John Pettie

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John Pettie
Self-portrait from 1882
John Pettie

17 March 1839
Died21 February 1893 (aged 53)
NationalityBritish, Scottish
Two Strings to her Bow, by John Pettie, 1887

John Pettie RA (Edinburgh 17 March 1839 – 21 February 1893 Hastings) was a painter from Edinburgh who spent most of his career in London. He became a member of the Royal Academy in 1866 and a full academician in 1874.[1]

As an enthusiastic amateur musician, he helped the career of the young composer Hamish MacCunn by organising concerts for him in his own studio. MacCunn, who would marry Pettie's daughter Alison in 1888, also served as a model for many of his paintings and sketches in various distinctive occasions.


John Pettie by George Anderson Lawson

John Pettie was born in Edinburgh, the son of Alexander and Alison Pettie. In 1852 the family moved to East Linton, Haddingtonshire.[1] Initially, his father objected to him taking up art as a career, but this was overcome following a portrait by Pettie of the village carrier and his donkey.[2]

When he was sixteen he entered the Trustees Academy in Edinburgh, working under Robert Scott Lauder with William Quiller Orchardson, J. MacWhirter, William McTaggart, Peter Graham (1836–1921), Tom Graham (1840–1906) and George Paul Chalmers.[1] His first exhibits at the Royal Scottish Academy were A Scene from the Fortunes of Nigel, one of the many subjects for which he sought inspiration in the novels of Sir Walter Scott, and two portraits in 1858, followed in 1859 by The Prison. To the Royal Academy in 1860 he sent The Armourers; and the success of this work and What d'ye Lack, Madam? in the following year encouraged him to settle in London (1862), where he joined Orchardson.[2]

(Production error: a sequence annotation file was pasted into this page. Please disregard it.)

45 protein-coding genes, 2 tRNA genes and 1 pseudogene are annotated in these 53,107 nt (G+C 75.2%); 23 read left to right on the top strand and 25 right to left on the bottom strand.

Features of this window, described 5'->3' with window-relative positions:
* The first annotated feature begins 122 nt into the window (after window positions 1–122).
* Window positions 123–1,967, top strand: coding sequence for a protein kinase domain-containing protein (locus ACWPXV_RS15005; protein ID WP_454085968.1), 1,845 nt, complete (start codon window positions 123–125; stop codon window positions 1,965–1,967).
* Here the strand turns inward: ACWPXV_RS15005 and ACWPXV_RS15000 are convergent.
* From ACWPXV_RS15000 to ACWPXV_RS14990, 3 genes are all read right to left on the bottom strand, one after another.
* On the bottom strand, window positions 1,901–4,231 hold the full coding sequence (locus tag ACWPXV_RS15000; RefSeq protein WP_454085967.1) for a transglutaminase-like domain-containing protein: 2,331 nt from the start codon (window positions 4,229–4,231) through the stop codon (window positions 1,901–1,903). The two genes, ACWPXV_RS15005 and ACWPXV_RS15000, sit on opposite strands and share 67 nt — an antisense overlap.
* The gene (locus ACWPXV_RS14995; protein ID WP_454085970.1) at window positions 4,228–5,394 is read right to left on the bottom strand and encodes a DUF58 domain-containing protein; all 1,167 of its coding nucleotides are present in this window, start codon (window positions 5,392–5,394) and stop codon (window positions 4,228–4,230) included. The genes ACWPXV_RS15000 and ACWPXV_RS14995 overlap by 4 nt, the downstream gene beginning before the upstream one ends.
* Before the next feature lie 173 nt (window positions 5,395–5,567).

In 1866 he was elected an Associate of the Royal Academy, and in 1874 received full academical honours in succession to Sir Edwin Landseer. His diploma picture was Jacobites, 1745. Pettie was a hard and rapid worker, and, in his best days, a colourist of a high order and a brilliant executant. In his early days he produced a certain amount of book illustration. His connection with Good Words began in 1861, and was continued until 1864.[2] He painted a portrait of the painter James Campbell Noble RSA and this is exhibited in the Scottish National Portrait Gallery in Edinburgh. In 1894 a selection of his work was included in the Winter Exhibition of the Royal Academy. His self-portrait is in the Tate Gallery.

The National Portrait Gallery has four of his works in its collection.


With William McTaggart and others, he illustrated The Postman's Bag (Strahan, 1862), and with John MacWhirter he illustrated Wordsworth's Poetry for the Young (Strahan, 1863). His principal paintings, in addition to those already mentioned, are:[2]

  • Cromwell's Saints (1862)
  • The Trio (1863)
  • George Fox refusing to take the Oath (1864)
  • A Drumhead Courtmartial (1865)
  • The Arrest for Witchcraft (1866)
  • Treason (1867)
  • Tussle with a Highland Smuggler (1868)
  • The Sally (1870)
  • Terms to the Besieged (1872)
  • The Flag of Truce (1873)
  • Ho! Ho! Old Null and A State Secret (1874)
  • A Sword and Dagger Fight (1877)
  • The Death Warrant (1879)
  • Monmouth and James II (1882)
  • The Vigil (1884)
  • Challenged (1883)
  • The Chieftain's Candlesticks (1886)
  • Two Strings to Her Bow (1887)
  • The Traitor and Sir Charles Wyndham as David Garrick (1888)
  • The Ultimatum and Bonnie Prince Charlie (1892)


  • The book John Pettie, R.A., H.R.S.A. (London, 1908), by his nephew Martin Hardie, gives the story of his life, a catalogue of his pictures, and fifty reproductions in color.[2]


See also[edit]


  1. ^ a b c Scottish Places. "John Pettie". Scottish Retrieved 19 February 2012.
  2. ^ a b c d e  One or more of the preceding sentences incorporates text from a publication now in the public domainChisholm, Hugh, ed. (1911). "Pettie, John". Encyclopædia Britannica. Vol. 21 (11th ed.). Cambridge University Press. p. 336.

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